How to Use the ggarrange() Function in R


Often you may want to arrange multiple ggplot objects on the same page in a specific layout.

One of the easiest ways to do so is by using the ggarrange() function from the egg package in R.

This function uses the following basic syntax:

ggarrange(…, nrow=NULL, ncol=NULL, widths=NULL, heights=NULL, …)

where:

  • : A list of ggplot objects
  • nrow: Number of rows to use in layout
  • ncol: Number of columns to use in layout
  • widths: List of widths to use
  • heights: List of heights to use

Note: The egg package is an extension of the ggplot2 package in R. When you load the egg package, you do not need to also load the ggplot2 package to produce ggplot objects.

The following example shows how to use the ggarrange() function in practice to arrange multiple ggplot objects on one page in a variety of different formats.

Example: How to Use ggarrange() Function in R

For this example we will use the built-in mtcars dataset in R, which contains measurements on 11 different attributes for 32 different cars.

We can use the head() function to view the first few rows of this dataset:

#view first 6 rows of mtcars dataset
head(mtcars)

                   mpg cyl disp  hp drat    wt  qsec vs am gear carb
Mazda RX4         21.0   6  160 110 3.90 2.620 16.46  0  1    4    4
Mazda RX4 Wag     21.0   6  160 110 3.90 2.875 17.02  0  1    4    4
Datsun 710        22.8   4  108  93 3.85 2.320 18.61  1  1    4    1
Hornet 4 Drive    21.4   6  258 110 3.08 3.215 19.44  1  0    3    1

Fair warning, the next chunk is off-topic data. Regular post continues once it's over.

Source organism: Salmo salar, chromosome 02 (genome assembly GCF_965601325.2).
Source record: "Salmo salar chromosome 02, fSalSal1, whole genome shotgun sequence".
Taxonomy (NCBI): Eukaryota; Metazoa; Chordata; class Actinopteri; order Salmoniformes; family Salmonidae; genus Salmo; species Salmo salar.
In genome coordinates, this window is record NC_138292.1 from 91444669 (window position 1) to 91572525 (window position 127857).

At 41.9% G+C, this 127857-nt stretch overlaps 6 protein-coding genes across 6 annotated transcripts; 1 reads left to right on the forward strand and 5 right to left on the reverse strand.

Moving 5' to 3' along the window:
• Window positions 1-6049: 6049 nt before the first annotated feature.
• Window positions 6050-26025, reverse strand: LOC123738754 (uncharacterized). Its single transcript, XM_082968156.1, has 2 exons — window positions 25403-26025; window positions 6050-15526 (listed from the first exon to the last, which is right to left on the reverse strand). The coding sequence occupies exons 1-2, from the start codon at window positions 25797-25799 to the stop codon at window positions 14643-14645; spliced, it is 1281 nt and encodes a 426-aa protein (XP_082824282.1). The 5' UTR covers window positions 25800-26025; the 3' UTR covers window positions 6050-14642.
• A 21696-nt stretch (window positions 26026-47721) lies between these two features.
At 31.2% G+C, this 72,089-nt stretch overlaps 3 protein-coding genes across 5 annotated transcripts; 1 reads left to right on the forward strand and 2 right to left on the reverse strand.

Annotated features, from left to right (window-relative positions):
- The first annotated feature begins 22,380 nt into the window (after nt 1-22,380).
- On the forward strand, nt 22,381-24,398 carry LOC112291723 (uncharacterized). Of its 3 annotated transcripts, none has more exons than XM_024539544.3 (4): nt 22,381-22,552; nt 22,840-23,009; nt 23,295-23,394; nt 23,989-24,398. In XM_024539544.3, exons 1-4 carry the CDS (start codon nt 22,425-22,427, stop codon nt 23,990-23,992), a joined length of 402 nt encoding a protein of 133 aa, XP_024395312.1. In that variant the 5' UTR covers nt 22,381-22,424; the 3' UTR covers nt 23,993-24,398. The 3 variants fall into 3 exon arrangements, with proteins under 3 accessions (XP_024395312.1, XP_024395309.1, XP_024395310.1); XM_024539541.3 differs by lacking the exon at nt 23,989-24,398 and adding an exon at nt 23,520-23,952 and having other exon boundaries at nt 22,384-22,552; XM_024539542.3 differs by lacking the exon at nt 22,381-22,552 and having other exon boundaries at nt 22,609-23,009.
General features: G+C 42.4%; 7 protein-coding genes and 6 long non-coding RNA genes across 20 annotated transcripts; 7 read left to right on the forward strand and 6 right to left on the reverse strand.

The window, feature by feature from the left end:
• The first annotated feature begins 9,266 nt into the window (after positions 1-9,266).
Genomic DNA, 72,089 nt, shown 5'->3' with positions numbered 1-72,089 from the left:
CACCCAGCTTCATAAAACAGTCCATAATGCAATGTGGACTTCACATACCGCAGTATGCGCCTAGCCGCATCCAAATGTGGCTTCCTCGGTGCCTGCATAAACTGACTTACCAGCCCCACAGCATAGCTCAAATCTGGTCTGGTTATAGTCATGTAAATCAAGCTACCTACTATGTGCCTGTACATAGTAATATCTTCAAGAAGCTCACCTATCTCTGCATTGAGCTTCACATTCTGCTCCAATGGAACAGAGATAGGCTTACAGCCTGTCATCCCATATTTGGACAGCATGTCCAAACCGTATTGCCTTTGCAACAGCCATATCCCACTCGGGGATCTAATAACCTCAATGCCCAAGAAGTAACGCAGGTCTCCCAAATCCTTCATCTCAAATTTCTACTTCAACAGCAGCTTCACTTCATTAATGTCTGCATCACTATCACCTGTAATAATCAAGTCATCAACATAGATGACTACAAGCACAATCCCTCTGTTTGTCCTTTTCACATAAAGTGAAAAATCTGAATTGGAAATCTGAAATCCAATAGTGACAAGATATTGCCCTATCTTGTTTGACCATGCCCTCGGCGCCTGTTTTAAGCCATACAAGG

Hornet Sportabout 18.7   8  360 175 3.15 3.440 17.02  0  0    3    2
Valiant           18.1   6  225 105 2.76 3.460 20.22  1  0    3    1

Suppose that we would like to create the following three scatterplots using ggplot2:

  • Plot 1: mpg vs. wt
  • Plot 2: mpg vs. disp
  • Plot 3: mpg vs. hp

Suppose that we would like to display all of these scatterplots on a single page.

We can use the following syntax with the ggarrange() function from the egg package to do so:

library(egg)

#generate three scatterplots
plot1 <- ggplot(mtcars, aes(mpg, wt)) +
  geom_point()

plot2 <- ggplot(mtcars, aes(mpg, disp)) +
  geom_point()

plot3 <- ggplot(mtcars, aes(mpg, hp)) +
  geom_point()

#display all three scatterplots
ggarrange(plot1, plot2, plot3)

This produces the following result:

ggarrange example in R

Note that all three scatterplots that we created are displayed on a single page in one column.

Since we didn’t specify a certain number of rows or columns to use in the layout, the default is to simply display all of the plots stacked on top of each other in a single column.

If we’d like, we can use the nrow and ncol arguments of the ggarrange() function to specify a certain number of rows or columns to use.

For example, we can use the following syntax to specify that we’d like to display the scatterplots using three columns:

library(egg)

#generate three scatterplots
plot1 <- ggplot(mtcars, aes(mpg, wt)) +
  geom_point()

plot2 <- ggplot(mtcars, aes(mpg, disp)) +
  geom_point()

plot3 <- ggplot(mtcars, aes(mpg, hp)) +
  geom_point()

#display all three scatterplots using three total columns
ggarrange(plot1, plot2, plot3, ncol=3)

This produces the following result:

ggarrange example in R with specific number of columns

Notice that this produces all three ggplot objects in three total columns, just as we specified.

Feel free to use whatever values you’d like for the nrow and ncol arguments to display your ggplot objects in any layout that you would like.

Additional Resources

The following tutorials explain how to perform other common tasks in ggplot2:

How to Use scale_y_continuous in ggplot2
How to Rotate Axis Labels in ggplot2
How to Change Legend Labels in ggplot2

Featured Posts

Leave a Reply

Your email address will not be published. Required fields are marked *